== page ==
Pimco's Bill Gross says a new recession in the U.S. is likely.
Gross is manager of the world's largest bond fund. He says the decline in U.S. Treasury yields to 60-year lows reflects a high probability of a new recession, or a double-dip, in America.
It is increasingly apparent to us that policy options are limited and that economic growth is slowing down, said Gross, who oversees $1.2 trillion as co-chief investment officer at Pacific Investment Management Co., or PIMCO, in an interview with Reuters Insider television.
The U.S. economy has officially been out of recession for two years, but fear of a new recession have grown amid reports the economy is barely growing at all and consistently high unemployment, remaining above nine percent.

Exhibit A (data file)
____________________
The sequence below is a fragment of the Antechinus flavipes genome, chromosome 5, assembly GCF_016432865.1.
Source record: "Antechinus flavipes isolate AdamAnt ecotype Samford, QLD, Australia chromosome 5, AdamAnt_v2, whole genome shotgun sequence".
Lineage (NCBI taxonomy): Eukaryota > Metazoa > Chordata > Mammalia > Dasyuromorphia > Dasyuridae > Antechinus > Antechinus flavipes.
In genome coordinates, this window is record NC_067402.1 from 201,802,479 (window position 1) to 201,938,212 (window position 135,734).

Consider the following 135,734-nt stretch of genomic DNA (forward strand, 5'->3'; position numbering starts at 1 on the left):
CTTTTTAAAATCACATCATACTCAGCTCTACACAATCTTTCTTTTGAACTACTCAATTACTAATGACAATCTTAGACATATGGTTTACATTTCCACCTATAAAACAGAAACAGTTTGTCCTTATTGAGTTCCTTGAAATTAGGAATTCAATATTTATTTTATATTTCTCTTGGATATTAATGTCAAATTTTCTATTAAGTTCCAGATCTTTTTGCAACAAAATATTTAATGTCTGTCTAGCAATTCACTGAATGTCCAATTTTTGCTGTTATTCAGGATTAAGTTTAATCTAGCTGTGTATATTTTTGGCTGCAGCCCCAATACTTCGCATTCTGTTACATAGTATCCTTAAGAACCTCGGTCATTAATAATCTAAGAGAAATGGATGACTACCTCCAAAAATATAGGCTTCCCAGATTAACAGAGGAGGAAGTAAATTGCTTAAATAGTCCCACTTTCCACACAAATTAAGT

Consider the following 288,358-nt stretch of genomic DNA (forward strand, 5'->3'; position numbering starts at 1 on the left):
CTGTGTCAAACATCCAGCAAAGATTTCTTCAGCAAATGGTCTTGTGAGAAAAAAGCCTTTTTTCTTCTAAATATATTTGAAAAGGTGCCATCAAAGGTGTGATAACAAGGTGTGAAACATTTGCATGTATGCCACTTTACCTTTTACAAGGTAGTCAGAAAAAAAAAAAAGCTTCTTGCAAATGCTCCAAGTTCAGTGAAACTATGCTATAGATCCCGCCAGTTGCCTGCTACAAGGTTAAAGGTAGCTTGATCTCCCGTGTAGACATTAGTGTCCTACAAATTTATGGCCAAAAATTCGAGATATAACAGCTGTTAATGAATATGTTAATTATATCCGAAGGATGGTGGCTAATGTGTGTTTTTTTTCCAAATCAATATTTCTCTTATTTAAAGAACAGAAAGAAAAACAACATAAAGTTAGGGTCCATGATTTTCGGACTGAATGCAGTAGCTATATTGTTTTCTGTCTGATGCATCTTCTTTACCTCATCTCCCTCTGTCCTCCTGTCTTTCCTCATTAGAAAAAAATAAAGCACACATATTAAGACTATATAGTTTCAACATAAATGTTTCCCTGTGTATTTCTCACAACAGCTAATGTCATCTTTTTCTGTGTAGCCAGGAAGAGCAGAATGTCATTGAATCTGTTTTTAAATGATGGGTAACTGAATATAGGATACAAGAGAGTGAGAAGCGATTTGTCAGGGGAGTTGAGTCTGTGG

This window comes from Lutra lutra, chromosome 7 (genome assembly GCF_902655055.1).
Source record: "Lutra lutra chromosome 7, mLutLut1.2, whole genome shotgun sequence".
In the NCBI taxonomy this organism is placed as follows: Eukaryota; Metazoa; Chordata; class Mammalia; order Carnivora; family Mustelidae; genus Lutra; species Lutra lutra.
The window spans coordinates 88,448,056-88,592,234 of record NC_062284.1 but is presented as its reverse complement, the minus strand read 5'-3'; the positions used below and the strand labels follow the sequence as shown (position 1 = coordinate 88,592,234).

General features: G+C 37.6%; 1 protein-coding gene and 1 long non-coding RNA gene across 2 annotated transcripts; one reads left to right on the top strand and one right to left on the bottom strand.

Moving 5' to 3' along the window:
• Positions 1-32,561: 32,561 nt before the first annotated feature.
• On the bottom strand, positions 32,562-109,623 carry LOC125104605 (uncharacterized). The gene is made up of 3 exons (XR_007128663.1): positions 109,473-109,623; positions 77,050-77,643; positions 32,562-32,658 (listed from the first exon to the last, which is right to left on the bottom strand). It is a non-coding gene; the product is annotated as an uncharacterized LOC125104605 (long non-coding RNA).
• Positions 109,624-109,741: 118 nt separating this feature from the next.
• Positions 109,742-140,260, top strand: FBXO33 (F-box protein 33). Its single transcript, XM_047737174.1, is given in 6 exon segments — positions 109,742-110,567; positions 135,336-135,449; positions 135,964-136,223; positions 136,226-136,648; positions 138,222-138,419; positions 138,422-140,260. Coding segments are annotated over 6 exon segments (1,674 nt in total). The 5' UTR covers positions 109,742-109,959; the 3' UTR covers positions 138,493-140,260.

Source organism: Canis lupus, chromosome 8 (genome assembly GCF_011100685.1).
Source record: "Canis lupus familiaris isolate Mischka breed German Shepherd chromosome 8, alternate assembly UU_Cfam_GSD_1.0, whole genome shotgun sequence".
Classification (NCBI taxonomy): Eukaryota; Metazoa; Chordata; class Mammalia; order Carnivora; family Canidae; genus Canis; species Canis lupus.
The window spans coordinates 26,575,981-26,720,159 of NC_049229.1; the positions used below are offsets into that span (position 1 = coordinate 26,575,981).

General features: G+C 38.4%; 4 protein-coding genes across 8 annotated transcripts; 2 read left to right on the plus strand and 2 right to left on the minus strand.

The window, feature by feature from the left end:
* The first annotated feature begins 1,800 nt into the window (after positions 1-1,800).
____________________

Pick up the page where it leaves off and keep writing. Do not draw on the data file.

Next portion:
Recession is not inevitable, but I think there's better than a 50-50 chance, said Gross, in the Los Angeles Times.
Last week investment bank Morgan Stanley warned in a research note that the U.S. and euro zone are dangerously close to recession. Morgan Stanley cut its U.S. GDP forecast.
There's no doubt that growth from the standpoint of employment or unemployment and growth from the standpoint of corporate profits is definitely a risk -- whether or not we see a positive 1 percent real GDP number I think is besides the point, Gross said.
Gross told Reuters that low Treasury yields at 1.98 for a 10-year U.S. Treasury note signal recessionary conditions.
They certainly reflect, in terms of yields, not only a potential for a recession but the almost high probability of recession and the result of lowering of inflation -- that is a key, he said.